Yes, Faribault is a diverse community

In this file photo, a Somali family waits to cross a downtown Faribault street.

ON ANY GIVEN DAY, I can drive on a street in Faribault, walk along the sidewalk, glance out my office window or go shopping and see a racial diversity of people.

I can stand in my side yard and look toward the home of an Asian couple. I can glance up the hill and watch two preschoolers, the daughters of a white mother and an African American father, play outside. In my front yard, I can see, several houses down, the Hispanic family that has lived in my neighborhood for years.

Yes, Faribault, population 23,352, is a community of diversity. Thirteen percent of our residents are Hispanic/Latino and another 7.4 percent, black or African American, according to the 2010 U.S. Census. All totaled, about one-fifth of our residents identify themselves as “non-white.”

As my husband would say—and this is not meant at all as derogatory—shopping in at least one local grocery store is like walking into the United Nations. We shop side-by-side with Spanish-speaking Latino families and with Somali women clothed in billowing dresses and head scarves.

Just the other evening, as I entered the local public library, a Sudanese man held the exterior library door open for me while his pre-teen son opened the interior door. It’s been a long time since a young boy held a door for me and I expressed to him my appreciation for his respect and good manners.

The other day, while waiting in the car for my husband to pick up milk at a local convenience store, I observed a cluster of teenaged Somali girls, dressed in head scarves and flowing dresses, move along the sidewalk while, just across the street, a 60-something white woman clad in a jacket resembling an American flag pushed a cart of groceries. It was a unique visual illustrating diversity in Faribault.

Faribault International FestivalPhoto by Audrey Kletscher HelblingSeveral Latinos lead in singing of Mexico’s national anthem last September during the International Festival at Faribault’s Central Park. Flags represent the birthplace nations of those participating.

The diversity of my community bubbled to the surface Tuesday after I read a comment on City Pages, an online Minneapolis-based information source. A post I published last week about jewelry store thefts in Faribault and elsewhere in Minnesota was linked to in “The Blotter” section as was an article in the Faribault Daily News which identified the jewelry store thieves as “black males.”

Now I don’t want to get into the issue of whether the news reporter should have racially-tagged the suspects. But I was miffed by the first Blotter comment on the blog post.

It looks like “diversity” has now spread to Hastings and Faribault.

That comment was followed by a reply I won’t print here because of the language. But you can read it by clicking here.

So why did the initial diversity comment rile me? Well, I’m tired of over-generalizations that those of us living outside the Twin Cities metro area reside in closed-up communities comprised mostly of Anglo-Americans. We are not just a bunch of white descendants of Scandinavians or Germans or Irish or French… We are racially diverse and growing in diversity.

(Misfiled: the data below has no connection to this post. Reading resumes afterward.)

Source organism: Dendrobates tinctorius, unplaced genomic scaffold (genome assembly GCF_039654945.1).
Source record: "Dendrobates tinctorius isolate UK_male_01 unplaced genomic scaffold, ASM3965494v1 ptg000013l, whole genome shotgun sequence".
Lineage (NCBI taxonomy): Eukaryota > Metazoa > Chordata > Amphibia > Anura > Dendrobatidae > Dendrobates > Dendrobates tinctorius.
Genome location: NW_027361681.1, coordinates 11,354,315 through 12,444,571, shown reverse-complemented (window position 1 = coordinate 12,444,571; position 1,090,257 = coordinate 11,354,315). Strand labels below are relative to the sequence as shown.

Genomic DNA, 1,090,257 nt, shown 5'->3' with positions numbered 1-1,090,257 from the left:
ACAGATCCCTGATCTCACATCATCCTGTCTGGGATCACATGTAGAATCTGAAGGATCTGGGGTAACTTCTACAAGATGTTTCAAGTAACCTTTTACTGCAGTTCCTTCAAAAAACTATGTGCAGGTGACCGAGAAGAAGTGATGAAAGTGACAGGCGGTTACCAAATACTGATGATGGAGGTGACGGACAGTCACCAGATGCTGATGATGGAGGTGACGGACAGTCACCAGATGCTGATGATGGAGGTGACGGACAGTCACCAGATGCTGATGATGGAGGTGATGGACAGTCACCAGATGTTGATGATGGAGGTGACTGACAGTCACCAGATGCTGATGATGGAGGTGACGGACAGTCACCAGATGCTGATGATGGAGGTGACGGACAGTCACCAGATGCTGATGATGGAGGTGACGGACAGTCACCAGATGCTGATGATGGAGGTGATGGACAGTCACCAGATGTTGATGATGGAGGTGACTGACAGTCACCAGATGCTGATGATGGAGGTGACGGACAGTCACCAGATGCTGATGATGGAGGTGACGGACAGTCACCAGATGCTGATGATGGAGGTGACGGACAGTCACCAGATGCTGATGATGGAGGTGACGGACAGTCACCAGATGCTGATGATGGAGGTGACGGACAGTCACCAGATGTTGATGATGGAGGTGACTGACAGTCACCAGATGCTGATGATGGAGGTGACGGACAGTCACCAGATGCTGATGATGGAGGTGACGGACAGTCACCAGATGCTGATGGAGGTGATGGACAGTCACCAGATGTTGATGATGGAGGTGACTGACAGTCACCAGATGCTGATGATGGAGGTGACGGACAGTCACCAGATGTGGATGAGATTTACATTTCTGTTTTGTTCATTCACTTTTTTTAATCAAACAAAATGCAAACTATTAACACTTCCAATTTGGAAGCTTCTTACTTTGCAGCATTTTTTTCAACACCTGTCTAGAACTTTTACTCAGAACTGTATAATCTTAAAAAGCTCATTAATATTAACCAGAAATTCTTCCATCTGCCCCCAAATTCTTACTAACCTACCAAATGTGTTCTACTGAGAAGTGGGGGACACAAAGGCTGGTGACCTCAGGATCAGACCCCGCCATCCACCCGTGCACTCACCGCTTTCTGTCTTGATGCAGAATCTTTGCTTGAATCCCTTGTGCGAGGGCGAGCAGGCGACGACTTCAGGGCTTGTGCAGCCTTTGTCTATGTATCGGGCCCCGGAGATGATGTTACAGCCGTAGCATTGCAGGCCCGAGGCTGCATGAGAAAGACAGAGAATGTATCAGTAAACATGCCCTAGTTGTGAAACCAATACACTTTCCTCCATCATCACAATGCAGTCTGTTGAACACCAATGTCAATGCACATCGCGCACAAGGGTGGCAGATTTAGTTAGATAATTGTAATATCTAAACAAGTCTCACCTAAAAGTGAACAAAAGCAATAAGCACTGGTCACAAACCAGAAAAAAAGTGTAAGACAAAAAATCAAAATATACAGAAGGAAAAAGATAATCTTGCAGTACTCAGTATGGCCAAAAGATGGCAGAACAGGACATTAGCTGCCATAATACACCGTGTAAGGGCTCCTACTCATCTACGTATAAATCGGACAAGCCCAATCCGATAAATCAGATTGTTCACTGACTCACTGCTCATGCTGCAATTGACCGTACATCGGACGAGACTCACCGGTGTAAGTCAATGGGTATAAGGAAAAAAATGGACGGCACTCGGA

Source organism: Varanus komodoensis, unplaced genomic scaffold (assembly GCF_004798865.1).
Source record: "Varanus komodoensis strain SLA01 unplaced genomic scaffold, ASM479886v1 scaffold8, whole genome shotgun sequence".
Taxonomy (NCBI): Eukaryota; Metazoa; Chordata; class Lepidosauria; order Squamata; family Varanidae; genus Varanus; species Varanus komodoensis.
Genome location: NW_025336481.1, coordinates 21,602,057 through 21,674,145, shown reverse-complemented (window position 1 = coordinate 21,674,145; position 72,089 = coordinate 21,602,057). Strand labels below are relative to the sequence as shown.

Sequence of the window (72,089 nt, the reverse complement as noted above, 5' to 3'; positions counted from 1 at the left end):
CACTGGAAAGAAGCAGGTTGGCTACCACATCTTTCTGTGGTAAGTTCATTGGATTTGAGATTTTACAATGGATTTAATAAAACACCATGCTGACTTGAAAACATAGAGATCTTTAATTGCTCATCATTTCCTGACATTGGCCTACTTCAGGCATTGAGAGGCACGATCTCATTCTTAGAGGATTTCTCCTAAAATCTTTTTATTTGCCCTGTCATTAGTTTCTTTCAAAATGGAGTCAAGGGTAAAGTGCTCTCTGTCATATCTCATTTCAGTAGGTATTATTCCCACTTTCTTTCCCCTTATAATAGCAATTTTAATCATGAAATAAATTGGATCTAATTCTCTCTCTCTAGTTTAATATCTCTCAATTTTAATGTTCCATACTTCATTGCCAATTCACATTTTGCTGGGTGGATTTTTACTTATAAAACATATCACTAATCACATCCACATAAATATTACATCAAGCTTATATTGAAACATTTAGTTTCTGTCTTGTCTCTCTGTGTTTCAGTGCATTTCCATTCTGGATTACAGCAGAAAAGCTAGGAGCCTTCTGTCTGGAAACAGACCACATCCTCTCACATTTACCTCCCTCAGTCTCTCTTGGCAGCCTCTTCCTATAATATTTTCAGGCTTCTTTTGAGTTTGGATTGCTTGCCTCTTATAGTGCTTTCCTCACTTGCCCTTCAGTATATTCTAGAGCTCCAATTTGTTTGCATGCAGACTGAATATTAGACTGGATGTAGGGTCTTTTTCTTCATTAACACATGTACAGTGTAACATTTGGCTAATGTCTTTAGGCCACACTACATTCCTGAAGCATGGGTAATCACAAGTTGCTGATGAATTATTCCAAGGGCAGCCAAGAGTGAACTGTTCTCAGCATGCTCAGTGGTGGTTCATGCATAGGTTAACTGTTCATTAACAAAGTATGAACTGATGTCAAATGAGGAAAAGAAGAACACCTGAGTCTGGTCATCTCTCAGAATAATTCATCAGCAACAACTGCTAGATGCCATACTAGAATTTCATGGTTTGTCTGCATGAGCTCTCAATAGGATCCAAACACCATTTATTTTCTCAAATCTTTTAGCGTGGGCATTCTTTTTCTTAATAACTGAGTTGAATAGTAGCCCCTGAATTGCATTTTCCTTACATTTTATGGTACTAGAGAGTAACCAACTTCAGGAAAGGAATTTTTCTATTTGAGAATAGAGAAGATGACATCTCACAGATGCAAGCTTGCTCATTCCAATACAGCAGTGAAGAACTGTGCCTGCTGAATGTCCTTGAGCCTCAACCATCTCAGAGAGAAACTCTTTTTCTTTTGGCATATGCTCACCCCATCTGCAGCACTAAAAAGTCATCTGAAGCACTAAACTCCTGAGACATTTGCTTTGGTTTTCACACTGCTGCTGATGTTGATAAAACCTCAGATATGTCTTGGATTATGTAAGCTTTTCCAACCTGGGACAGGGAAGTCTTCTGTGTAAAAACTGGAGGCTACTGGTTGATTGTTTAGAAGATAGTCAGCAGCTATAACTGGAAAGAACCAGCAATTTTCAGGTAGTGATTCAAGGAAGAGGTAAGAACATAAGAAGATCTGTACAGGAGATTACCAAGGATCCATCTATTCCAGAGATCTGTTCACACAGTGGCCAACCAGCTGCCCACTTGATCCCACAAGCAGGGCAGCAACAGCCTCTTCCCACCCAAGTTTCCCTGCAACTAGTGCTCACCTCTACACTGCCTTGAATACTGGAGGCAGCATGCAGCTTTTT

If you ask the residents of Willmar or Worthington, St. James or Madelia, or many other Minnesota towns, they’ll tell you the same. Latinos, Asians, Somalians, Sudanese and others call outstate Minnesota home.

Diversity spread to Faribault decades ago. Just stroll through my neighborhood.

How diverse is your neighborhood, your small town, your suburb, your city? Let’s hear.

This post was written by Audrey Kletscher Helbling and originally published on  Minnesota Prairie Roots.

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Comments (2)

  1. Submitted by Paul Brandon on 05/03/2012 - 11:58 am.

    Sort of diverse

    When 80% of the community is white and the next largest group is Hispanics at 13% (admittedly, some Hispanics categorize themselves as white, which may lead to some undercount), that’s a very limited definition of ‘diverse’. ‘Token’ might be equally appropriate.
    I don’t have the numbers for Mankato readily at hand (I’ve seen them), but they’re similar; even whiter, I think.

  2. Submitted by Mark Rittmann on 05/03/2012 - 10:57 pm.

    Diversity is a challange in out state MN.

    I live in NW, MN.

    Our small town (1500) consists of mostly Swede and Norwegian descendents, with a few German, Polish, and French Canadian, thrown in. It is the history of 19th century settlement.

    Yet our small town has numerous Latinos (or Hispanics ). And a number of black (Afro -American), and Asian members.

    This does not qualify as diversity, but these community members are seen as part of our community. There may be discriminatory views kept close to the vest, but they do not make it into the light.

    Among the Elementary school kids, and High School kids, our modestly diverse fellow towns people are known simply by their first names. Yes, we know their last names.

    As I said, it is not diversity, but it is significant. They are part of our community. They belong here.

    Some of this acceptance is system dynamics (we need each other in a small town) – both for economic and relational support). But the open involvement of those unlike the base is encouraging.

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